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A different kind of Umrah 

Shakirah Hunter

Umrah season opened with a bang this year. Post covid our nerves were high and Umrah groups were formed to grant assistance to those who would soon fall under the banner of Mu’tamireen. Laundry services were shared, Halaal eating places with local numbers provided in well-formed and concisely put together lists. Hundreds joined the group, each sharing their experiences from booking visits to the Raudah to advise on the best types of shoes for the Mataf area or the best hotels to book.

This deep sense of sisterhood reminded me of a Hadith wherein the Prophet (s) describes to us the best of people as being of those who are a benefit to others and create sources of benefit for their fellow Muslims. This set the tone for the entirety of my trip. An Umrah that humbled me as I understood the beauty of Islam is only in our understanding of the word “Ikhwa”. Allah Ta’ala tells in His Holy Qur’an: “Be oh servants of Allah brothers!”

Going for Umrah with a toddler and a four-month-old meant that I was constantly running after either one of them and yet this kindness extended itself to me on various occasions. I remember vividly standing outside Masjidun Nabawi waiting for my husband after Salah and an old woman sitting in a wheelchair stood up and offered me her wheelchair to sit with the two kids. I was shocked. I reassured her I was completely fine, but her response made me think – she said in Arabic: “we are Muslim sisters, we must take care of each other.” And this sisterhood permeated the courtyard of our beloved Habeeb (s). Sisters from Uzbekistan brought homemade sweets from their countries and shared it with all the children who ran around whilst their parents were in Ibadah. Some picked up crying kids, others brought water for older ladies, some kept the children entertained.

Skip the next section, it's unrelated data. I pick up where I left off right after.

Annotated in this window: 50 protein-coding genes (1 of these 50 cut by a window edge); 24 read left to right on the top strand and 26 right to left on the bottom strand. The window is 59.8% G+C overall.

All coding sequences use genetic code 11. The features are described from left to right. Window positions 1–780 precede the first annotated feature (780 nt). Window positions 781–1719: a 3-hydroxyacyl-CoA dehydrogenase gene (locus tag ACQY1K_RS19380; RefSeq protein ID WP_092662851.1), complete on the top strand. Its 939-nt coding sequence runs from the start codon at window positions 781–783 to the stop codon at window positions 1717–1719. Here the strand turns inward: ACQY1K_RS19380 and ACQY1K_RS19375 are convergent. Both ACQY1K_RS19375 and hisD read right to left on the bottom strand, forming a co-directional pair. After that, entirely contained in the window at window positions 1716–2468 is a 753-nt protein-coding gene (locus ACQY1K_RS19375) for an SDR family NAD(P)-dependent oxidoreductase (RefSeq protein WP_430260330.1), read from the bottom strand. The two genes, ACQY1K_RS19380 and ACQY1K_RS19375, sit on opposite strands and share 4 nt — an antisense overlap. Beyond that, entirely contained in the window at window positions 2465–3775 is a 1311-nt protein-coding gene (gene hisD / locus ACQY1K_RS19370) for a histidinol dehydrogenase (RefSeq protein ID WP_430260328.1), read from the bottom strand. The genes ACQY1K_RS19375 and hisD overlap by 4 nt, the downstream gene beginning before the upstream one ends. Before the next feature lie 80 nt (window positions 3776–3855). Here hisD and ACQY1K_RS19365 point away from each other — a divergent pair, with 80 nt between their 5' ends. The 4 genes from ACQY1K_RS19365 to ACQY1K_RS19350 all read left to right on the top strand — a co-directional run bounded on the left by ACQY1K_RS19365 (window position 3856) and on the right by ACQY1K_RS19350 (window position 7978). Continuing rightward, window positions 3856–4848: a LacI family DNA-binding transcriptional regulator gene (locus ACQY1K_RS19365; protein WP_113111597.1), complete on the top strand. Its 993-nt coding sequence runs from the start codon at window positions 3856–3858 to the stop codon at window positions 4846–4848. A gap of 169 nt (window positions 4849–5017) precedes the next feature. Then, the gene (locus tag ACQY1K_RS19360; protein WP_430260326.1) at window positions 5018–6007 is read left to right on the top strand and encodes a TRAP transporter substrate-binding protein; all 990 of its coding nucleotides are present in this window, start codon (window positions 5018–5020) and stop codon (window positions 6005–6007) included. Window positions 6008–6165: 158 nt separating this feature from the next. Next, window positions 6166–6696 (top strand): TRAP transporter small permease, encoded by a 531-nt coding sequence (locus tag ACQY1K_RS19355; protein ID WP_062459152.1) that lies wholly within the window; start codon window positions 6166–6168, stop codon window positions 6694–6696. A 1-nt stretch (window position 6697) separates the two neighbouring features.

A sister was performing salah and her child toppled out of the pram, a Chinese sister holds the baby and rocks her whilst her mother performs Salaah. After Esha we often sat outside of Masjidun Nabawi with a lovely picnic and zam zam water, whilst the kids raced around us. My son ran with biscuits for other kids and they in turn handed out sweets.

It felt a little surreal. The last two years have been all about isolation and yet this Umrah felt like it was a time of healing. A time to value your fellow Muslim and most importantly to understand the magnanimity of those small acts that warm our hearts and unite our souls.

Amidst the usual crowds and the challenges of Umrah there was a deep sense of Muslim sisterhood and brotherhood – an understanding that in putting others above ourselves we truly embody the essence of our Deen.


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